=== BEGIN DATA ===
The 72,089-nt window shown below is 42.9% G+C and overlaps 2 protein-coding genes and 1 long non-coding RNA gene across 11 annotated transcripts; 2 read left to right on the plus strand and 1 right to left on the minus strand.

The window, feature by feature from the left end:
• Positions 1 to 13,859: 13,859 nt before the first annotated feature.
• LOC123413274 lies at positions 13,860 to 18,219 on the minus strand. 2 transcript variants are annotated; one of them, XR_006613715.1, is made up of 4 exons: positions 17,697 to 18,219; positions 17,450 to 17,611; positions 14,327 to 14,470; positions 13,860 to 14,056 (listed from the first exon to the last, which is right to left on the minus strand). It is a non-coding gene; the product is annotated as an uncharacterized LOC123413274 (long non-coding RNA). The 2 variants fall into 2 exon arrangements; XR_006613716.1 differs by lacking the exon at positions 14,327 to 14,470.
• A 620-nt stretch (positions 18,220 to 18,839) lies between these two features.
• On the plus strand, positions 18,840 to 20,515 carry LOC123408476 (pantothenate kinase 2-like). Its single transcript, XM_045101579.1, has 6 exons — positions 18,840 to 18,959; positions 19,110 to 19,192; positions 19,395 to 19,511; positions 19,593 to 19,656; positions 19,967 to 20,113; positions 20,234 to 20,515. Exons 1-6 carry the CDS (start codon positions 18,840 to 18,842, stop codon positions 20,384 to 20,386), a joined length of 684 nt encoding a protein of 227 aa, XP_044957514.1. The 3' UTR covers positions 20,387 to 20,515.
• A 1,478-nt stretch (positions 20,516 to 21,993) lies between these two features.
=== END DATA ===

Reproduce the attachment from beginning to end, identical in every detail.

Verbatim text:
The 72,089-nt window shown below is 42.9% G+C and overlaps 2 protein-coding genes and 1 long non-coding RNA gene across 11 annotated transcripts; 2 read left to right on the plus strand and 1 right to left on the minus strand.

The window, feature by feature from the left end:
• Positions 1 to 13,859: 13,859 nt before the first annotated feature.
• LOC123413274 lies at positions 13,860 to 18,219 on the minus strand. 2 transcript variants are annotated; one of them, XR_006613715.1, is made up of 4 exons: positions 17,697 to 18,219; positions 17,450 to 17,611; positions 14,327 to 14,470; positions 13,860 to 14,056 (listed from the first exon to the last, which is right to left on the minus strand). It is a non-coding gene; the product is annotated as an uncharacterized LOC123413274 (long non-coding RNA). The 2 variants fall into 2 exon arrangements; XR_006613716.1 differs by lacking the exon at positions 14,327 to 14,470.
• A 620-nt stretch (positions 18,220 to 18,839) lies between these two features.
• On the plus strand, positions 18,840 to 20,515 carry LOC123408476 (pantothenate kinase 2-like). Its single transcript, XM_045101579.1, has 6 exons — positions 18,840 to 18,959; positions 19,110 to 19,192; positions 19,395 to 19,511; positions 19,593 to 19,656; positions 19,967 to 20,113; positions 20,234 to 20,515. Exons 1-6 carry the CDS (start codon positions 18,840 to 18,842, stop codon positions 20,384 to 20,386), a joined length of 684 nt encoding a protein of 227 aa, XP_044957514.1. The 3' UTR covers positions 20,387 to 20,515.
• A 1,478-nt stretch (positions 20,516 to 21,993) lies between these two features.